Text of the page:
By Steve Weinstein
By Bryan Bierman
By Lindsey Rhoades
By Chaz Kangas
By Ben Westhoff and Sarah Purkrabek
By Jena Ardell
By Jesse Sendejas Jr.
By Katherine Turman
Don't be fooled by Massimiliano Antonio "Max" Cavalera's bum-Christ look. Dude ain't divine. He's made mistakes. He'd be the first to tell you. Naming his post-Sepultura bromance band Soulfly is one. Soulfly's new album is another. Conquer is a mélange of Sybil-worthy schizophrenia: unequal presentations of Korn-y nü-metal junk-trunk thump and recycled thrash-core fitted with irritating Playstation 3 sound effects. Ol' Natty Dred even trots out some new tropes, melding patchouli-drenched Bahia reggae to dad-rock schlock, not unlike the stuff Dave Matthews continually passed off as "technically dazzling" emo-fluff for northeastern latté liberals.
Connective tissue is nil: Shit's baggier than Cavalera's hemp clothes. The only possible themes involve bogus anger (see the subtly titled "Blood Fire War Hate"), tribal Xavante flay-vah poorly imported from Cavalera's native Brazil, and totally relevant lyrical content ("Warmageddon," "Enemy Ghost," etc.). Per Cavalera's initial template of shared sounds and spiritual beliefs, Soulfly was a determined departure from Sepultura's early brand of play-it-kaput thrash metal, which renders Conquer's abrupt struggle to one-up his prior outfit all the more embarrassing. Ultimately, Soulfly's take on thrash sounds silly and artificial, as if the source tape's been wound to the breaking point just to be awkwardly unspooled in a cartoonesque diarrhea of passionless cliché. And while bringing Morbid Angel's Dave Vincent in for a vocal cameo feels like some smarmy quid pro quo (designed to bestow needed cred to Cavalera—and render hyper-exposure unto Vincent) rather than a worthy contribution, it's all Cavalera can do after his incessant babbling about how heavy the new shit is.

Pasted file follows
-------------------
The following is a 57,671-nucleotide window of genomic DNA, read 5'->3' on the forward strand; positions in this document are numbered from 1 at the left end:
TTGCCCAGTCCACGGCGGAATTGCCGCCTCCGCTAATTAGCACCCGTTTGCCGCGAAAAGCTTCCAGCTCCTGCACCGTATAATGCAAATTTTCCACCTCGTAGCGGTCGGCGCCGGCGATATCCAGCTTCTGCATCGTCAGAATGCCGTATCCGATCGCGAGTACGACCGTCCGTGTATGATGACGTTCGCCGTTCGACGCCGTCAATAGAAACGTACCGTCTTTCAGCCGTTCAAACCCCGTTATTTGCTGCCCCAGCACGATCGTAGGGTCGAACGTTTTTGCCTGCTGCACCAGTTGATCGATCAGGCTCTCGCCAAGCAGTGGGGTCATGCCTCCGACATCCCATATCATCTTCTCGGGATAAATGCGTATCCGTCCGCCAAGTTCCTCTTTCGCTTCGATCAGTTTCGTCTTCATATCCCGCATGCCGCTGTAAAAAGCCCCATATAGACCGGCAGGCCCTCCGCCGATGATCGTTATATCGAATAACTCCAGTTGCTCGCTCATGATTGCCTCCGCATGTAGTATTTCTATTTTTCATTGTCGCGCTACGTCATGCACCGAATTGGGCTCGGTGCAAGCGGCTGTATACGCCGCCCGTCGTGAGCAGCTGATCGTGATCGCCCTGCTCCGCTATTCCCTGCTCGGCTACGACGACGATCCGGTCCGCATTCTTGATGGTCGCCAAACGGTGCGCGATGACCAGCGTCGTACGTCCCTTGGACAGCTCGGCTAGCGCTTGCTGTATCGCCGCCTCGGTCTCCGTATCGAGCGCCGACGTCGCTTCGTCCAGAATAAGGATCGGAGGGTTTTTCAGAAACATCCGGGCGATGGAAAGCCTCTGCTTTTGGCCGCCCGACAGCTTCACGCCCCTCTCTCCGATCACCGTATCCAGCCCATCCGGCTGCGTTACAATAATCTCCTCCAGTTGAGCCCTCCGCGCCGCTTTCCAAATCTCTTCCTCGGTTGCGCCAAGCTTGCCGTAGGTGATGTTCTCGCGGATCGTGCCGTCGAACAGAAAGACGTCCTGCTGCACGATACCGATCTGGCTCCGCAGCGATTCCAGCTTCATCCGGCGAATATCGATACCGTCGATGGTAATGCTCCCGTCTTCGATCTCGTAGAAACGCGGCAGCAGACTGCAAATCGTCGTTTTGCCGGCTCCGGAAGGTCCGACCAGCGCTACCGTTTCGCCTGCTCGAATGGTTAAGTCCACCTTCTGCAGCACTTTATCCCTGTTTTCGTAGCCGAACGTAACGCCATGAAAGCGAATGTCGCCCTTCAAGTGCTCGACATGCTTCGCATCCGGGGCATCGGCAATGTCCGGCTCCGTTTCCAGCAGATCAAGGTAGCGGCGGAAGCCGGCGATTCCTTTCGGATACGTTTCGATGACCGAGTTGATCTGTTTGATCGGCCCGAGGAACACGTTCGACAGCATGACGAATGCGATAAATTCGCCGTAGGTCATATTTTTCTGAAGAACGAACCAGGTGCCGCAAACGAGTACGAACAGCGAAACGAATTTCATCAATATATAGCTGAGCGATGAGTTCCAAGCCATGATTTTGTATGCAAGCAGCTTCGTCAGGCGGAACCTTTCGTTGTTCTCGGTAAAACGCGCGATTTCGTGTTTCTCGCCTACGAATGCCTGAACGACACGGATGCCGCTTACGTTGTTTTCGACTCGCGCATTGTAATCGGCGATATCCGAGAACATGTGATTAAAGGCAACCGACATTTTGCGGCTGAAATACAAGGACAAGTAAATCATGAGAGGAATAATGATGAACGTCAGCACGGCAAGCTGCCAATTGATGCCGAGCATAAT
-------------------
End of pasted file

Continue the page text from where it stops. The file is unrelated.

But the real incongruity hits when Soulfly trots out closing track "Soulfly VI," an über-banal take on yacht rock that resembles a Hawaiian-tropic jingle or a Skinemax porno soundtrack. Clearly the et tu? moment, this makes Sepultura's five-year digression from Arise to Roots petty crime. At least the boys mercifully tacked their paean to Christopher Cross at the end of the record: You probably won't make it that far.